Sunday, November 7, 2010

Voting and Thinking

When the voters of Oklahoma bravely protected the state's judiciary from Sharia law and international law, it's possible -- I'm just saying it's possible -- that they didn't think it through carefully:

Last year, radical right-wing politicians in Oklahoma passed the Ten Commandments Monument Display Act ... The bill authors noted that “the Ten Commandments found in the Bible, Exodus 20:1-17 and Deuteronomy 5:6-21, are an important component of the moral foundation of the laws and legal system of the United States of America and of the State of Oklahoma.” ...
"Many of us who understand the law are scratching our heads this morning, laughing so we don’t cry,” he said. “I would like to see Oklahoma politicians explain if this means that the courts can no longer consider the Ten Commandments. Isn’t that a precept of another culture and another nation? The result of this is that judges aren’t going to know when and how they can look at sources of American law that were international law in origin.”
It's true -- Charlton Heston's portrayal notwithstanding, Moses was not an American, much less an Oklahoman, and the laws ascribed to Moses's chance encounter with a bush originate far from these shores.

You would think the very fact of Sharia law in places like Saudi Arabia, Taliban-dominated sectors of Afghanistan and Pakistan, and elsewhere would demonstrate the importance of keeping religious law separate from civic law. It would do precisely that, but it would require a little thinking to make the connection. Voting majorities of Oklahomans don't go for the thinking, so here we are, and it will be both distressing and hilarious -- mostly hilarious -- to watch the state's polity wallow in this self-made muckhole.

8 comments:

Sean G said...

Isn't American law based off of English common law, and the Magna Carta?

What about the laws of the United States that are based off of laws from the American colonies? At what point would colonial law be more American than British?

Dale said...

Sean, good question. Yes, US law is based in English common law. How US right-wingers derive this "from the Bible" narrative about it is beyond me.

Paul Sunstone said...

"How US right-wingers derive this "from the Bible" narrative about it is beyond me."

It has become painfully obvious to me that you hate America and the Bible, Dale. Therefore, I simply cannot believe a word of what you say. Your words are the devil's words. EVERYONE KNOWS THE TRUTH THAT AMERICA'S LAWS AND VALUES ARE DERIVED FROM THE CHRISTIAN TRADITION, AND FROM THE BIBLE, AND FROM THE SACRED SPITTLE OF OUR LORD. ONLY YOU ARE DELUDED, DALE. WAKE UP BEFORE IT IS TOO LATE!!!!!!!!!!!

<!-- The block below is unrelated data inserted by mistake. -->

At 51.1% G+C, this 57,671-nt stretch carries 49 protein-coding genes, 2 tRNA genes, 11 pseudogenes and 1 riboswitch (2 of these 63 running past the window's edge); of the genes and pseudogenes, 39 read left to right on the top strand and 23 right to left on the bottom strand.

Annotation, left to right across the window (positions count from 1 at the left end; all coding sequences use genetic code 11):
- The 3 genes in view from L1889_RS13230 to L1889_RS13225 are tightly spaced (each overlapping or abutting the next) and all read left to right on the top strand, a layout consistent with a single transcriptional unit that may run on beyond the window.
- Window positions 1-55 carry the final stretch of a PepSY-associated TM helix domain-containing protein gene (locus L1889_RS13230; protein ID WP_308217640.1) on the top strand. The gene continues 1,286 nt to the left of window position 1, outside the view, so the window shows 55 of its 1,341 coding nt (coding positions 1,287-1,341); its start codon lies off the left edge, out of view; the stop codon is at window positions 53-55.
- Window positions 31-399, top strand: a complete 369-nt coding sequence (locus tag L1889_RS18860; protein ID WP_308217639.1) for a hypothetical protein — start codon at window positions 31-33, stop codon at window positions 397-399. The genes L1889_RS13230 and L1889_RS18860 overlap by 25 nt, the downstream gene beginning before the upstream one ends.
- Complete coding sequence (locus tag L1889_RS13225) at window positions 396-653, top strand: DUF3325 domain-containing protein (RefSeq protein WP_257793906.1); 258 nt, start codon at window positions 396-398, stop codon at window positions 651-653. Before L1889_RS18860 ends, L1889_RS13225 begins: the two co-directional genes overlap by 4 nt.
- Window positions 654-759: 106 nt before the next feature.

(Did I get that right?)

Dale said...

@Paul, well done. That's exactly right!

Mikel said...

I am still scratching my head about why we would NEED to outlaw Sharia law. I mean the states, which have legit legistlative powers, cannot pass a law that is in contradicted by federal law. (At least they can't enforce it.) Why are we worried about some religous group passing such laws? They will be illegal automatically.

I can't see this particular incident as anything other than promoting fear and predudice against Muslims.

Paul Sunstone said...

*sigh* To think I missed my true calling in life when I failed to become a falsely-passionate, homo-fighting, fundamentalist preacher with, of course, a meth addicted male prostitute by my side for moral support.

*again sigh* I believe it is during moments like the one I'm having now, Dale, that the veils part just a wee bit and we catch a glimpse of the bliss that, with only a few better life choices on our part, could have been ours.

Dale said...

@Mikel, I'm not at all clear what the sense of *panic* is about,i.e., why Oklahomans must vote on it in November 2010, but I am wary of jurists and lawmakers getting carried away with their religious views (sometimes but not always Sharia-based) and inserting them into court precedents and legislation. This is happening in some places in the world and it bears watching.

I can conceive of a well-crafted measure to keep Sharia out of American law. (I have not read the OK law, but as I lived in Oklahoma for 18 years of my life, I am quite sure it was a poorly conceived, poorly written piece of junk law.)

We already have such a law -- the first amendment -- but I have little trust that the courts we have today will maintain the line, so I am for strengthening it. The way they'll dissolve it is to allow the home team's faith in (i.e., Christianity) but that opens the door to Sharia.

Sean G said...

I wonder, what kind of requirement does Oklahoma have for getting measures before voters? Maybe this was a test case, not only to see if a crazy racist law could be passed, but also to get this "Sharia law" BS into the mainstream consciousness. Remember, the echo chamber doesn't require facts to get a lot of people to believe something. The same people who, a year from now, will be talking about Obama's $2 Billion trip to India will also be talking about how Muslims are trying to impose Sharia law all over the country, and citing this law as an example.